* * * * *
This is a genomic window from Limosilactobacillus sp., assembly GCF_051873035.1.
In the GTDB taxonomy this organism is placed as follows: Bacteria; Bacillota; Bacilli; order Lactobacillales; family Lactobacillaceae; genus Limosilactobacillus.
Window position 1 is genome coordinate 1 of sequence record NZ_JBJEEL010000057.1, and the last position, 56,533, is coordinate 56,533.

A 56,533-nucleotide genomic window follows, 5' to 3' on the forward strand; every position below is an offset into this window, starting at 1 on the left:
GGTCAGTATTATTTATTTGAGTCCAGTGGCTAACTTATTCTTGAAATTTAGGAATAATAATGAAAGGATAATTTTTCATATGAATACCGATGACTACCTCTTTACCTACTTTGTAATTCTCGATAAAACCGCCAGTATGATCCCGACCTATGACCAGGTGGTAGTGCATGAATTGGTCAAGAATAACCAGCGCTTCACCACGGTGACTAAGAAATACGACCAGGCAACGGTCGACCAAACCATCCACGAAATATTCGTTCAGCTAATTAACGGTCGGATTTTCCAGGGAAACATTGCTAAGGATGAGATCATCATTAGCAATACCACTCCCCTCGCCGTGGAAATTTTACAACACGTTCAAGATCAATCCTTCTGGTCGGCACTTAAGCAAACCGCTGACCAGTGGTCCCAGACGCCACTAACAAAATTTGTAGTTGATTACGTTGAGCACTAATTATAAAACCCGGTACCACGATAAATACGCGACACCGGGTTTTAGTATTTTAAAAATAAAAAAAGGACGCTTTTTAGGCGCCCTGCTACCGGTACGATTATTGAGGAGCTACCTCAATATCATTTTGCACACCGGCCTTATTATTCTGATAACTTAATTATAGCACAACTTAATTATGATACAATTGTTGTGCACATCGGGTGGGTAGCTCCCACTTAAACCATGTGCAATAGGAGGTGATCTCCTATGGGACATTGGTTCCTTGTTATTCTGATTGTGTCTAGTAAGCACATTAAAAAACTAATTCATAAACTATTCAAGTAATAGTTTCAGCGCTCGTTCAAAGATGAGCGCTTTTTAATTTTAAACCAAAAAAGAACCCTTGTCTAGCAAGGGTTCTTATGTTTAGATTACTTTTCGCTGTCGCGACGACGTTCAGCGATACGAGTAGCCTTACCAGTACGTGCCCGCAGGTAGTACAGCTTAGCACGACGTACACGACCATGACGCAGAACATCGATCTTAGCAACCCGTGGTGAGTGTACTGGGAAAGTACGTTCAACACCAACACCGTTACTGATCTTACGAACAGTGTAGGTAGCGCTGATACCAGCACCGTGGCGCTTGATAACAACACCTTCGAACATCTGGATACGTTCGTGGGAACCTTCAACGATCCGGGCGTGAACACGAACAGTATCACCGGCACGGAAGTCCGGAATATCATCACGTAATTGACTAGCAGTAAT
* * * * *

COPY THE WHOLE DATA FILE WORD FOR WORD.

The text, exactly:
This is a genomic window from Limosilactobacillus sp., assembly GCF_051873035.1.
In the GTDB taxonomy this organism is placed as follows: Bacteria; Bacillota; Bacilli; order Lactobacillales; family Lactobacillaceae; genus Limosilactobacillus.
Window position 1 is genome coordinate 1 of sequence record NZ_JBJEEL010000057.1, and the last position, 56,533, is coordinate 56,533.

A 56,533-nucleotide genomic window follows, 5' to 3' on the forward strand; every position below is an offset into this window, starting at 1 on the left:
GGTCAGTATTATTTATTTGAGTCCAGTGGCTAACTTATTCTTGAAATTTAGGAATAATAATGAAAGGATAATTTTTCATATGAATACCGATGACTACCTCTTTACCTACTTTGTAATTCTCGATAAAACCGCCAGTATGATCCCGACCTATGACCAGGTGGTAGTGCATGAATTGGTCAAGAATAACCAGCGCTTCACCACGGTGACTAAGAAATACGACCAGGCAACGGTCGACCAAACCATCCACGAAATATTCGTTCAGCTAATTAACGGTCGGATTTTCCAGGGAAACATTGCTAAGGATGAGATCATCATTAGCAATACCACTCCCCTCGCCGTGGAAATTTTACAACACGTTCAAGATCAATCCTTCTGGTCGGCACTTAAGCAAACCGCTGACCAGTGGTCCCAGACGCCACTAACAAAATTTGTAGTTGATTACGTTGAGCACTAATTATAAAACCCGGTACCACGATAAATACGCGACACCGGGTTTTAGTATTTTAAAAATAAAAAAAGGACGCTTTTTAGGCGCCCTGCTACCGGTACGATTATTGAGGAGCTACCTCAATATCATTTTGCACACCGGCCTTATTATTCTGATAACTTAATTATAGCACAACTTAATTATGATACAATTGTTGTGCACATCGGGTGGGTAGCTCCCACTTAAACCATGTGCAATAGGAGGTGATCTCCTATGGGACATTGGTTCCTTGTTATTCTGATTGTGTCTAGTAAGCACATTAAAAAACTAATTCATAAACTATTCAAGTAATAGTTTCAGCGCTCGTTCAAAGATGAGCGCTTTTTAATTTTAAACCAAAAAAGAACCCTTGTCTAGCAAGGGTTCTTATGTTTAGATTACTTTTCGCTGTCGCGACGACGTTCAGCGATACGAGTAGCCTTACCAGTACGTGCCCGCAGGTAGTACAGCTTAGCACGACGTACACGACCATGACGCAGAACATCGATCTTAGCAACCCGTGGTGAGTGTACTGGGAAAGTACGTTCAACACCAACACCGTTACTGATCTTACGAACAGTGTAGGTAGCGCTGATACCAGCACCGTGGCGCTTGATAACAACACCTTCGAACATCTGGATACGTTCGTGGGAACCTTCAACGATCCGGGCGTGAACACGAACAGTATCACCGGCACGGAAGTCCGGAATATCATCACGTAATTGACTAGCAGTAAT